Food halls are fast becoming a thing in Hawaii. And one of the newest ones is Dukes Lane Market & Eatery in Waikiki.
Dukes Lane Waikiki is on the corner of Kuhio Avenue and Duke Lane. A better description though is to say that the Market & Eatery is at the newish Hyatt Centric Waikiki Beach. However, the hotel isn’t directly connected to Dukes Lane, despite sharing a building. Instead, it’s on the ground floor on the corner facing the Laylow, Autograph Collection. Dukes Lane, the Hyatt Centric, and Nordstrom Rack all share the same parking structure, though.
As its full name suggests, Dukes Lane Market & Eatery has places to both shop and dine. Shopping at the complex, though, is a little limited in scope, with just two stores: the Market and the Vault. The Market, buried in the back of Dukes Lane looks like a glorified, high-class ABC Store with sundries and some groceries. And that’s no surprise, as ABC Stores owns the entire Market & Eatery. I don’t really get the grocery part, as the clientele are primarily tourists, but we’ll see how things there evolve. The Vault, on the other hand, specializes in fine wines, liquours, etc. and is located right next to the Market.
The rest of Dukes Lane is dedicated to a variety of dining options:
- Bakery – pastries + daily doughnut specials
- BASALT – upscale dining
- Chill – gelato + Teaspresso boba/milk tea
- Dash – snacks + pre-packaged foods
- Island Gourmet Coffee – 100% Kona Coffee
- Ono’s Burger – specialty burgers
- Spitfire Rotisserie + Flatbreads – rotisserie chicken, duck, pork; flatbread pizzas and plate lunches
That sounds like a lot of eateries, especially considering the size of the overall space. But, the Bakery, Ono’s Burger, and Spitfire and sort of share a portion of the complex. The same holds true for Chill, Dash, and Island Gourmet Coffee. Only BASALT is its own thing, with a bar, open kitchen, and both indoor and outdoor seating.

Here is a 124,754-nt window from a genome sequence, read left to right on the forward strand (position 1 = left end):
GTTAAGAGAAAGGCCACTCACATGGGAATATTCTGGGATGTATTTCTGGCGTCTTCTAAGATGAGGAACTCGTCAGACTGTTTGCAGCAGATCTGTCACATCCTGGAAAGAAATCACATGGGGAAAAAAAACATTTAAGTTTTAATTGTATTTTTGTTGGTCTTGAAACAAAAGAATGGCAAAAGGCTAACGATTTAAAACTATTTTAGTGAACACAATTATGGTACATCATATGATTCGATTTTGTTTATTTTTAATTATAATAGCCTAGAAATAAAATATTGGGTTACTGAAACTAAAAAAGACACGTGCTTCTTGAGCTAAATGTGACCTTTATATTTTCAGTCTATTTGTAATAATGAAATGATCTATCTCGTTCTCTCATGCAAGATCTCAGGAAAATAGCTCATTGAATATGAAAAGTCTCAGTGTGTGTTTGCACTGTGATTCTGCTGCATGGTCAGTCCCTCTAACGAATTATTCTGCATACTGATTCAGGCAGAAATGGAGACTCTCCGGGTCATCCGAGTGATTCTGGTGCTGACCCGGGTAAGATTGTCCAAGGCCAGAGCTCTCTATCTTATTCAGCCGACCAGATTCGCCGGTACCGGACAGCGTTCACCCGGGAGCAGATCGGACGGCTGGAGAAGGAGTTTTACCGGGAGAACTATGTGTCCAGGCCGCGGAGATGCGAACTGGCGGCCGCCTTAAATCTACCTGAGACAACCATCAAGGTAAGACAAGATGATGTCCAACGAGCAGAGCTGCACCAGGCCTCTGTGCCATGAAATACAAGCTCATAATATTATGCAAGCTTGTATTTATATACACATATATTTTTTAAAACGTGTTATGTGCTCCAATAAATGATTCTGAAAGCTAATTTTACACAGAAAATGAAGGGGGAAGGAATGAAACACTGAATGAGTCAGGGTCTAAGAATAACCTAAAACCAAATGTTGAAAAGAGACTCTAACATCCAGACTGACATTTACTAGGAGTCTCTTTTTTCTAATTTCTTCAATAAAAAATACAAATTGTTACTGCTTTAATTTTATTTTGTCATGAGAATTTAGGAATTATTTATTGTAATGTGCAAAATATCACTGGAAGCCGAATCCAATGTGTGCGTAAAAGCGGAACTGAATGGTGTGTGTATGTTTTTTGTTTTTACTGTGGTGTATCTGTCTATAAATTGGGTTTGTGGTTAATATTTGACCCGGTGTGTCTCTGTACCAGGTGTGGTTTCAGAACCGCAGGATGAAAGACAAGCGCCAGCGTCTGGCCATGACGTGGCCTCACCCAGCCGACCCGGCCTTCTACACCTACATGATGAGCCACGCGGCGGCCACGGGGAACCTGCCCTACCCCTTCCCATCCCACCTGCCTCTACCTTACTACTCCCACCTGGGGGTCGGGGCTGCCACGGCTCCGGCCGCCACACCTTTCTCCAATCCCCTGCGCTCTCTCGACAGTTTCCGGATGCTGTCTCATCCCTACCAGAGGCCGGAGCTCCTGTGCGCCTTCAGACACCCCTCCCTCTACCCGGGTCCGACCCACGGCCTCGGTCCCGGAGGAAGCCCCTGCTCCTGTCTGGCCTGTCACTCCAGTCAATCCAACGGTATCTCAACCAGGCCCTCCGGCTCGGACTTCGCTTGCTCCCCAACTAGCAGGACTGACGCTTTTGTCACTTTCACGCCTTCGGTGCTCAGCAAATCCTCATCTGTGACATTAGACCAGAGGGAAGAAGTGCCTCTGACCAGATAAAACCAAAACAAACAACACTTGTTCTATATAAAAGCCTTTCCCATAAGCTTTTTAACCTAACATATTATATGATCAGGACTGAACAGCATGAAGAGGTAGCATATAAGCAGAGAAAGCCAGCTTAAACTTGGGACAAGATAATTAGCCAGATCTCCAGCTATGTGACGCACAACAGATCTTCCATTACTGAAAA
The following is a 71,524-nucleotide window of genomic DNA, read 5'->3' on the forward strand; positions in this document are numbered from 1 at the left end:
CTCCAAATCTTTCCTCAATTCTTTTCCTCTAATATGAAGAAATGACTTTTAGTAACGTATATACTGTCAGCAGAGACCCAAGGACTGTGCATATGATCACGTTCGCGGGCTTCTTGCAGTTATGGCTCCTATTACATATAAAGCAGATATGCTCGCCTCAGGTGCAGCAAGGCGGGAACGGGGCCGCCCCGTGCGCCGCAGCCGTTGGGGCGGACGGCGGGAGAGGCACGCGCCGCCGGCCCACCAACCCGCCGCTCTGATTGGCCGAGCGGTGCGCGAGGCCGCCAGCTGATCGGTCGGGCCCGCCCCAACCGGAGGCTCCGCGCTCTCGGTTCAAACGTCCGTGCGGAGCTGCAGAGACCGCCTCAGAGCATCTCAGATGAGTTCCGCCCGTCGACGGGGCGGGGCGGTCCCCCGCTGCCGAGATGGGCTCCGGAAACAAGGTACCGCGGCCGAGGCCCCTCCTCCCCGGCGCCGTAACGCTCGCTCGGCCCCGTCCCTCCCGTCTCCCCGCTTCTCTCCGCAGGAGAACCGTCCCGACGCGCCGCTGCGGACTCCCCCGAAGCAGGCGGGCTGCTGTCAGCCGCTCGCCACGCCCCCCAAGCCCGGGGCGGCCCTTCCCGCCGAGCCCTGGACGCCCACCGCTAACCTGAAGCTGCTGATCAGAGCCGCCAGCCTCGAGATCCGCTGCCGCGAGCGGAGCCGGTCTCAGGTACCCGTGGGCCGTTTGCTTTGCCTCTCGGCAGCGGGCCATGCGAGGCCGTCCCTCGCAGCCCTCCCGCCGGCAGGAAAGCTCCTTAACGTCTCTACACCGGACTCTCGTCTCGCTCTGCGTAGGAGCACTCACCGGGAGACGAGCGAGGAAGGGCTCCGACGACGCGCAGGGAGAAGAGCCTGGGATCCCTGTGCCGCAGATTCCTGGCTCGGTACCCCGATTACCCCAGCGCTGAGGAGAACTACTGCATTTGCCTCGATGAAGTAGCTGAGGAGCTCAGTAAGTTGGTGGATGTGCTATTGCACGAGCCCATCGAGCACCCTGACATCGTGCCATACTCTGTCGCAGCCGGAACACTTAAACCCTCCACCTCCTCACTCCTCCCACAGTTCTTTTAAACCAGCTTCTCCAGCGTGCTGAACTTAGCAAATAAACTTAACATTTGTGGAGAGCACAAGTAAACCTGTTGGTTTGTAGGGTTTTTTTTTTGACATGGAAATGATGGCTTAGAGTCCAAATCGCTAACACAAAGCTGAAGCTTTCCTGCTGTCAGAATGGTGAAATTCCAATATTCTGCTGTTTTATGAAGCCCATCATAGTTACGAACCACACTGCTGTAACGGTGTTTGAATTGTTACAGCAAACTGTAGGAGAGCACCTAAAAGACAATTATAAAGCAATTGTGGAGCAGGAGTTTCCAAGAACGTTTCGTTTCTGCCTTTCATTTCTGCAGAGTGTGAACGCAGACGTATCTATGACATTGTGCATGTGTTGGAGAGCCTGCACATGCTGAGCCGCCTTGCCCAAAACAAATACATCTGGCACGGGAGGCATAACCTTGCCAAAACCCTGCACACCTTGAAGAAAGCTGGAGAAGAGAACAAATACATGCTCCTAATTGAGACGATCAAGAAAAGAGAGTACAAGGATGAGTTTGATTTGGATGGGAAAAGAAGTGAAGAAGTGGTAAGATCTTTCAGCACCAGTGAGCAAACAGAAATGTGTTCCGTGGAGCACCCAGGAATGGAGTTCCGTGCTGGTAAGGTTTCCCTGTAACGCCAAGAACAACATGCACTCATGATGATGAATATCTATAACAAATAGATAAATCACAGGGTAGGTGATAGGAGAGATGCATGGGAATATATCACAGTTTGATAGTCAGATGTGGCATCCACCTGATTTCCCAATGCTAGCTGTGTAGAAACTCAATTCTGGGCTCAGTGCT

Of the handful of times I’ve been to Dukes Lane, I’ve only dined there twice: once at Ono’s and once at BASALT. Sort of. You see, the first time we ate at Dukes Lane, we were invited to sit in BASALT and were offered the ability to order from both BASALT and Ono’s menus. That was pretty cool because that time around we ended up getting some drinks from BASALT Bar, some foie gras from BASALT, and a couple of burgers from Ono’s.
In fact, that first time, we were invited to order from any of Dukes Lane’s menus. And that’s pretty cool, though I imagine it can be logistically challenging. And that’s probably why the same offer wasn’t made during our second visit. That time we sat in BASALT again and only ordered off the BASALT menu.
Of the two dining experiences we’ve had at Dukes Lane, the items I liked best were the drinks, the foie gras, our burgers, and the crab cakes. The burgers were high quality, creatively seasoned, and just damn good. But, pricing is comparable to what you’d find at nearby hotels. The foie was lovely, but that’s hard to screw up, as was the crab cakes since it was mostly crab and very little filler. Everything else was kind of just so-so for me, though.
The most significant disappointment of all, however, was the pasta. It’s a promising and luxurious dish with uni, real caviar, notes of citrus, and pea shoots. However, the sauce was thin and watery, and the noodles were mushy and overcooked.
In our experience, service throughout the complex is excellent. It can be a bit confused at times, but there’s a lot of promise there too. I attribute any of the confusion we experienced to opening jitters.
Dukes Lane, Final Thoughts
Our two visits to Dukes Lane were fairly early on. And since this concept is a first for Dukes Lane, it isn’t someplace I’d judge too harshly. Yes, things aren’t perfect and seem to change somewhat often right now, but I’m sure things will smooth out as they get into their groove. So even if I didn’t enjoy individual dishes, I’d certainly try them again and would encourage you to do the same. Plus, I still gotta sample their other eats, especially their daily doughnut specials.